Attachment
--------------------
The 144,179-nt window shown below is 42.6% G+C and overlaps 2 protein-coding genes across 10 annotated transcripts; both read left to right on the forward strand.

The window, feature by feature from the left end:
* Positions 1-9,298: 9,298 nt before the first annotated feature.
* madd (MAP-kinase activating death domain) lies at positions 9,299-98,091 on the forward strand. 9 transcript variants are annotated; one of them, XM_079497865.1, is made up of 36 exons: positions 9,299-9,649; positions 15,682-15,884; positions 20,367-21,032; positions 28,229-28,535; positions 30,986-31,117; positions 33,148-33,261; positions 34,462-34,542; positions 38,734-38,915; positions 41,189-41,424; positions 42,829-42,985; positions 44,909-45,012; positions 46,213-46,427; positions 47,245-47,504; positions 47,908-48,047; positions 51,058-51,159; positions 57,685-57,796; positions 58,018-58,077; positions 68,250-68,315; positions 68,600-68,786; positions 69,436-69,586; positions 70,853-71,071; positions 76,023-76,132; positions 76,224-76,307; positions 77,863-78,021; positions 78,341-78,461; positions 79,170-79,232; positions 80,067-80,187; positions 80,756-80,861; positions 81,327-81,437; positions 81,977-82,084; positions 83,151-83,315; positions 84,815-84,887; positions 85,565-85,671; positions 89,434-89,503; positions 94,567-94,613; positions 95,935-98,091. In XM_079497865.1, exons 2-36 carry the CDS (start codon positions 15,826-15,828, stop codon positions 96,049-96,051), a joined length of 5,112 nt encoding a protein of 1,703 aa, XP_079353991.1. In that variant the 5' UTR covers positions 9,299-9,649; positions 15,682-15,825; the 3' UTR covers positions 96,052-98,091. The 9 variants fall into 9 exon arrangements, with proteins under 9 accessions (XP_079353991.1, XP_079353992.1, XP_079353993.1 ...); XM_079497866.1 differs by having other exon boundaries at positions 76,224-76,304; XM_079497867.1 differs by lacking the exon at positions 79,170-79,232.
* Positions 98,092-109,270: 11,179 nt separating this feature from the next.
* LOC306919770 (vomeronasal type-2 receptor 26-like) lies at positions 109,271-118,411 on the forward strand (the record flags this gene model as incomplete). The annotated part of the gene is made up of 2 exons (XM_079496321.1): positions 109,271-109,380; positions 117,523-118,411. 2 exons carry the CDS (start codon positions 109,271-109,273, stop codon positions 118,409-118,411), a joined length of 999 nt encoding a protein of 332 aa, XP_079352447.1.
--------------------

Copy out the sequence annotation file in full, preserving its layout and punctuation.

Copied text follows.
The 144,179-nt window shown below is 42.6% G+C and overlaps 2 protein-coding genes across 10 annotated transcripts; both read left to right on the forward strand.

The window, feature by feature from the left end:
* Positions 1-9,298: 9,298 nt before the first annotated feature.
* madd (MAP-kinase activating death domain) lies at positions 9,299-98,091 on the forward strand. 9 transcript variants are annotated; one of them, XM_079497865.1, is made up of 36 exons: positions 9,299-9,649; positions 15,682-15,884; positions 20,367-21,032; positions 28,229-28,535; positions 30,986-31,117; positions 33,148-33,261; positions 34,462-34,542; positions 38,734-38,915; positions 41,189-41,424; positions 42,829-42,985; positions 44,909-45,012; positions 46,213-46,427; positions 47,245-47,504; positions 47,908-48,047; positions 51,058-51,159; positions 57,685-57,796; positions 58,018-58,077; positions 68,250-68,315; positions 68,600-68,786; positions 69,436-69,586; positions 70,853-71,071; positions 76,023-76,132; positions 76,224-76,307; positions 77,863-78,021; positions 78,341-78,461; positions 79,170-79,232; positions 80,067-80,187; positions 80,756-80,861; positions 81,327-81,437; positions 81,977-82,084; positions 83,151-83,315; positions 84,815-84,887; positions 85,565-85,671; positions 89,434-89,503; positions 94,567-94,613; positions 95,935-98,091. In XM_079497865.1, exons 2-36 carry the CDS (start codon positions 15,826-15,828, stop codon positions 96,049-96,051), a joined length of 5,112 nt encoding a protein of 1,703 aa, XP_079353991.1. In that variant the 5' UTR covers positions 9,299-9,649; positions 15,682-15,825; the 3' UTR covers positions 96,052-98,091. The 9 variants fall into 9 exon arrangements, with proteins under 9 accessions (XP_079353991.1, XP_079353992.1, XP_079353993.1 ...); XM_079497866.1 differs by having other exon boundaries at positions 76,224-76,304; XM_079497867.1 differs by lacking the exon at positions 79,170-79,232.
* Positions 98,092-109,270: 11,179 nt separating this feature from the next.
* LOC306919770 (vomeronasal type-2 receptor 26-like) lies at positions 109,271-118,411 on the forward strand (the record flags this gene model as incomplete). The annotated part of the gene is made up of 2 exons (XM_079496321.1): positions 109,271-109,380; positions 117,523-118,411. 2 exons carry the CDS (start codon positions 109,271-109,273, stop codon positions 118,409-118,411), a joined length of 999 nt encoding a protein of 332 aa, XP_079352447.1.